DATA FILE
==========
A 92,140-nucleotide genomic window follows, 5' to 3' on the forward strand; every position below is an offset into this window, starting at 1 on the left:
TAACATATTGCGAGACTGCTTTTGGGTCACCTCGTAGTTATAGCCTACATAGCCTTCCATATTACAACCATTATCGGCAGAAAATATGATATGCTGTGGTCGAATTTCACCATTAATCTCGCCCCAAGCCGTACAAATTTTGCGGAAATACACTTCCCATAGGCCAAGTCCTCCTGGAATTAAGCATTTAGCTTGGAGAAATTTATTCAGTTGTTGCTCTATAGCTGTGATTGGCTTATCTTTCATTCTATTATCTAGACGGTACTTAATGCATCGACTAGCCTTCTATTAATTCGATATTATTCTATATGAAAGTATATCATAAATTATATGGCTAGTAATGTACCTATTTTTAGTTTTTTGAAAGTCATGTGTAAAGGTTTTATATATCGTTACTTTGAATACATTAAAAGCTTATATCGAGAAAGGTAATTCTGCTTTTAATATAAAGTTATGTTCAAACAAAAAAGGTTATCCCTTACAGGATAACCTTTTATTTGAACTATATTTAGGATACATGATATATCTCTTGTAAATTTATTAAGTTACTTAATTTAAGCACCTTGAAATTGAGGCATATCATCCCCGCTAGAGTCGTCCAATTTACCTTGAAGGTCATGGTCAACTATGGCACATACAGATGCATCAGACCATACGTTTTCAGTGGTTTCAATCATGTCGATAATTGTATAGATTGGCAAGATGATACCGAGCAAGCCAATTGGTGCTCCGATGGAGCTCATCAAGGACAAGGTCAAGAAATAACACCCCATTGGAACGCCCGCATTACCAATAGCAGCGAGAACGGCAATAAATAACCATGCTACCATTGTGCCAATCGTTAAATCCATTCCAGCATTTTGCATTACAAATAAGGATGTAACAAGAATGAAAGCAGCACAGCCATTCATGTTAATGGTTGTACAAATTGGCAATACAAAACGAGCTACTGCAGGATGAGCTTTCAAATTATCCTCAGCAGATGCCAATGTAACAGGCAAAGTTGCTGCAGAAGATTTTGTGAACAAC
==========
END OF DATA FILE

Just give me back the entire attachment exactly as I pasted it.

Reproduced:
A 92,140-nucleotide genomic window follows, 5' to 3' on the forward strand; every position below is an offset into this window, starting at 1 on the left:
TAACATATTGCGAGACTGCTTTTGGGTCACCTCGTAGTTATAGCCTACATAGCCTTCCATATTACAACCATTATCGGCAGAAAATATGATATGCTGTGGTCGAATTTCACCATTAATCTCGCCCCAAGCCGTACAAATTTTGCGGAAATACACTTCCCATAGGCCAAGTCCTCCTGGAATTAAGCATTTAGCTTGGAGAAATTTATTCAGTTGTTGCTCTATAGCTGTGATTGGCTTATCTTTCATTCTATTATCTAGACGGTACTTAATGCATCGACTAGCCTTCTATTAATTCGATATTATTCTATATGAAAGTATATCATAAATTATATGGCTAGTAATGTACCTATTTTTAGTTTTTTGAAAGTCATGTGTAAAGGTTTTATATATCGTTACTTTGAATACATTAAAAGCTTATATCGAGAAAGGTAATTCTGCTTTTAATATAAAGTTATGTTCAAACAAAAAAGGTTATCCCTTACAGGATAACCTTTTATTTGAACTATATTTAGGATACATGATATATCTCTTGTAAATTTATTAAGTTACTTAATTTAAGCACCTTGAAATTGAGGCATATCATCCCCGCTAGAGTCGTCCAATTTACCTTGAAGGTCATGGTCAACTATGGCACATACAGATGCATCAGACCATACGTTTTCAGTGGTTTCAATCATGTCGATAATTGTATAGATTGGCAAGATGATACCGAGCAAGCCAATTGGTGCTCCGATGGAGCTCATCAAGGACAAGGTCAAGAAATAACACCCCATTGGAACGCCCGCATTACCAATAGCAGCGAGAACGGCAATAAATAACCATGCTACCATTGTGCCAATCGTTAAATCCATTCCAGCATTTTGCATTACAAATAAGGATGTAACAAGAATGAAAGCAGCACAGCCATTCATGTTAATGGTTGTACAAATTGGCAATACAAAACGAGCTACTGCAGGATGAGCTTTCAAATTATCCTCAGCAGATGCCAATGTAACAGGCAAAGTTGCTGCAGAAGATTTTGTGAACAAC